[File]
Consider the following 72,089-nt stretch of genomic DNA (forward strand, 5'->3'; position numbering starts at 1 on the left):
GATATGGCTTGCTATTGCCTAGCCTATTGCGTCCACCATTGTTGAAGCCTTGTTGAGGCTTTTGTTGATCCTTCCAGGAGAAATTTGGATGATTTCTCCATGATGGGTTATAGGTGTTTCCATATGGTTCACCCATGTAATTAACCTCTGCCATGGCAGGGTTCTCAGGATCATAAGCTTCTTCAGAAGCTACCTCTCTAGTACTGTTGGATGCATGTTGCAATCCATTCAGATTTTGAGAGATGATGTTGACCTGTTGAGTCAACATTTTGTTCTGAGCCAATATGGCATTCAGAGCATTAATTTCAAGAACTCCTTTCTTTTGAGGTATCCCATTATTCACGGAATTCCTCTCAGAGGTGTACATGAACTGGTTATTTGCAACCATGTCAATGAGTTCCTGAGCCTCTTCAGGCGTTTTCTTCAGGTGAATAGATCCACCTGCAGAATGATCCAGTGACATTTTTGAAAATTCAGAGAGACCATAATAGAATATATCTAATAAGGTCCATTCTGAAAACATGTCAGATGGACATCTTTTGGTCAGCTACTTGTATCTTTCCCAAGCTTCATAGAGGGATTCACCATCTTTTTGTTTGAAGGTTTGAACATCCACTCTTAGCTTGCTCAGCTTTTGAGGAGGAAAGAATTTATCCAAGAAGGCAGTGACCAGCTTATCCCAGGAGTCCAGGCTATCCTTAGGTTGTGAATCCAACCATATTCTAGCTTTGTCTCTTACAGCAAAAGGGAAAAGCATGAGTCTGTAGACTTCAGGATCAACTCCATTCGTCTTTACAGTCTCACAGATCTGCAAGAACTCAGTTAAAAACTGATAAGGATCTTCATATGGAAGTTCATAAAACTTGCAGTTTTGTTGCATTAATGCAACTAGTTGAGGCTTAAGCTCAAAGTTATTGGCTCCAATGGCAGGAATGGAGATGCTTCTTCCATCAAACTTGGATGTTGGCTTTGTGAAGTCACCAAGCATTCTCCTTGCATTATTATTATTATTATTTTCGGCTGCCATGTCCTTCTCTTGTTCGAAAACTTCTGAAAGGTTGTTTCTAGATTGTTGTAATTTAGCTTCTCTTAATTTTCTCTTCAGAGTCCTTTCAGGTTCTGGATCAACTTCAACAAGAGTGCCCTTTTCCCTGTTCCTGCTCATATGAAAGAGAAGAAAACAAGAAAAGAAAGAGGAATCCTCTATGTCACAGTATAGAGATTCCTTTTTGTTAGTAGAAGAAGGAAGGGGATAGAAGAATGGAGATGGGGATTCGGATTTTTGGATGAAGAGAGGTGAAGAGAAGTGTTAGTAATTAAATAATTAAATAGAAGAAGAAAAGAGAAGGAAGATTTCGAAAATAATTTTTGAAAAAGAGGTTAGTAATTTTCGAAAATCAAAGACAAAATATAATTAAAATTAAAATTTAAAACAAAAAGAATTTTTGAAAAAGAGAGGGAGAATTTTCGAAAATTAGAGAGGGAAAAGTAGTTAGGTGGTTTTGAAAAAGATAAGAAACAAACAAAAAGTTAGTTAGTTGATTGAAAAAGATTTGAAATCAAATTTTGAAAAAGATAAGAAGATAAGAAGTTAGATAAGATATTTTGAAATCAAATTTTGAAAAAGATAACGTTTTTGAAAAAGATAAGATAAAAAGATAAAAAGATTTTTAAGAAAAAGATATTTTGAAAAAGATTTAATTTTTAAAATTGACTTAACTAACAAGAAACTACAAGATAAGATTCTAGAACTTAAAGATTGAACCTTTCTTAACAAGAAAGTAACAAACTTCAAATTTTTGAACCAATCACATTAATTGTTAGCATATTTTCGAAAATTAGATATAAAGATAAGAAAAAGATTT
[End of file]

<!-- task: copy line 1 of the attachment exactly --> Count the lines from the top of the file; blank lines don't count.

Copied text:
Consider the following 72,089-nt stretch of genomic DNA (forward strand, 5'->3'; position numbering starts at 1 on the left):